“They got into a frenzy. First there were about 15 to 20 men running down the street with knobkerries, and then it was like a swarm of bees followed them. The crowd were smashing windows as they ran, toppling precast concrete bins into the road and setting fire to the ­rubbish that spilt out.”

The businessman said his security guard closed the doors and all the staff ran to the back of the shop to seek refuge.

“It was scary. They were throwing stones and rocks. They were banging on the windows of all the shops. They smashed two of our windows and three at the shop next door. They also toppled a wall at the entrance to the town and used the rubble to block the road.”

The man said on Monday night gunshots and loud shouting were heard coming from the nearby township.

In a statement, Cogta MEC Nomusa Dube-Ncube condemned the violence and called for law enforcement agencies to bring to book “the perpetrators”.

“Our hard-won democracy offers ­individuals ample opportunity to express their views. But doing so while infringing on the rights of others and through violence cannot be tolerated.

“Actions such as those witnessed in Kokstad cannot and will not be tolerated by a democratically elected government. Municipalities are at the forefront of ­service delivery to communities and as such they need to be able to function without hindrance,” she said.

Regional ANC secretary Sindi Msomi said she did not understand how ­violence would unseat the mayor and the deputy mayor.

“If they want the mayor out, they must vote them out in elections. That is how democracy works. I do not ­understand why they are damaging the property.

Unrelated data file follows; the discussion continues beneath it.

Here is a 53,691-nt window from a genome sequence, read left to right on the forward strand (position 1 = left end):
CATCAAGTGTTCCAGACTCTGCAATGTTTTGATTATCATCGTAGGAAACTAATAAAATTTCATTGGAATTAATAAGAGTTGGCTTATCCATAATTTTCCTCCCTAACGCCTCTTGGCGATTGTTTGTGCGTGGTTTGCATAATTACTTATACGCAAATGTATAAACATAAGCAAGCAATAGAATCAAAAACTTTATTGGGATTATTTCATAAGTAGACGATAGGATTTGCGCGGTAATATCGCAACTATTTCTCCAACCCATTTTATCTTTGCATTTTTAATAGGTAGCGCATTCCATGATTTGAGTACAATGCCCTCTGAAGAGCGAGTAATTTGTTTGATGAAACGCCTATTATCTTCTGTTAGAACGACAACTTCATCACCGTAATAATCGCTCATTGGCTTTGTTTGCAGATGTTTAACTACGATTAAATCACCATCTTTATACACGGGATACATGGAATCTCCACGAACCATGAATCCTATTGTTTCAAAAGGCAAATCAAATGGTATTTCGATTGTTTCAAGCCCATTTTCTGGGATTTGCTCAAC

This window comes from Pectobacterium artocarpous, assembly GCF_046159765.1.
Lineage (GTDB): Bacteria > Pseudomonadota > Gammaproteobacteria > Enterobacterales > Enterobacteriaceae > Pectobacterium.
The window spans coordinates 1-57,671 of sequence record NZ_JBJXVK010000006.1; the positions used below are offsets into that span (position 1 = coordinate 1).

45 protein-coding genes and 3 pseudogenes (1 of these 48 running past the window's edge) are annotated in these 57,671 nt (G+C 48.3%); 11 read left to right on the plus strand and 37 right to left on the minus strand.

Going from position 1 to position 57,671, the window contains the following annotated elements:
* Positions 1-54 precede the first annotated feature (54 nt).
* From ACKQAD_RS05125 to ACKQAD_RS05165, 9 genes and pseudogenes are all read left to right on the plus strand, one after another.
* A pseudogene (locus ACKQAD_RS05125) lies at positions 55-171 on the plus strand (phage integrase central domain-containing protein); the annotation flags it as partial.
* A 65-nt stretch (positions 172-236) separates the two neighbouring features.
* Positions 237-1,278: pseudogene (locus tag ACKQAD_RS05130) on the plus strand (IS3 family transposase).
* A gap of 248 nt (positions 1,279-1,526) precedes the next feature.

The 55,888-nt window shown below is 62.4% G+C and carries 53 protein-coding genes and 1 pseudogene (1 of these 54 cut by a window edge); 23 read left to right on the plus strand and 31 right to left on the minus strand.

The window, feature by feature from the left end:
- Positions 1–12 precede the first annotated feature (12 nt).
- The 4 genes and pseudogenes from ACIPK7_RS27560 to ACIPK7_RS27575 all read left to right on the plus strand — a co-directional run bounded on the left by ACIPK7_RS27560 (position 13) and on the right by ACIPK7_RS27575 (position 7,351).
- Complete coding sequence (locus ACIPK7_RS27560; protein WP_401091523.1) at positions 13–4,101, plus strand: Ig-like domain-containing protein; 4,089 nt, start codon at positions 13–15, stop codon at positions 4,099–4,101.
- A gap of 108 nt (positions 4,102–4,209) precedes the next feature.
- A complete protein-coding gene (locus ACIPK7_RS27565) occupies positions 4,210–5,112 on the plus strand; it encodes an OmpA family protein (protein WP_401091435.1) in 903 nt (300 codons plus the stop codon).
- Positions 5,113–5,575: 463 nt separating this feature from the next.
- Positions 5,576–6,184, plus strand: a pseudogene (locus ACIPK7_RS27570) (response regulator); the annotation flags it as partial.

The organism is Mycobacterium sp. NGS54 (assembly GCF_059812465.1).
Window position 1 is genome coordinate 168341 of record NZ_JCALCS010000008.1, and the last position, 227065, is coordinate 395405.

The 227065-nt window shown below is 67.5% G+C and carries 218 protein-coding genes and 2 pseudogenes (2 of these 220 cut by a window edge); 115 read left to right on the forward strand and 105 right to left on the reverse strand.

“The problem with some of these people is that they do not want to accept the democratic processes,” she said.

DA constituency head Francois ­Rodgers said it was not right that businesses had to close for two days in these “tough” economic times.

“But the solution is in the ballot paper. On August 3 people should vote for the councillor that they trust,” he said.

KOKSTAD residents took to social networks to vent their anger about the violent protest.

Veronique Tatchell questioned why the poor service delivery ­protests forced people who had “absolutely nothing to the with the municipality to stop working, to leave their place of business and close up shop?”.

“What is burning tyres and ­making the whole town filthy going to achieve?? Why must you put the lives of innocent people in ­danger??? How does any of it make sense??” said Tatchell.

Marilise van der Merwe said she had never thought “total” chaos would break out in Kokstad.

“I don’t see what the point of ­violence and destruction is. Do they honestly think this is going to get us better service delivery and let whoever it is that they want to step down, step down?

“I don’t think so! Violence is not the answer to everything, I wish they would just understand that,” she said.

Angela Fourie described the ­situation as terrible.

“Never could I imagine my childhood home town becoming a space for this kind of anger and chaos.”

Bevan Gartrell said the situation had gotten out of hand.

“Of course they started stoning passing cars and smashing ­windows!! One hardware store’s gate wasn’t closed properly and they got hold of the creosote pole stocks and set them alight!!

“They were then running around with burning poles!!” he said.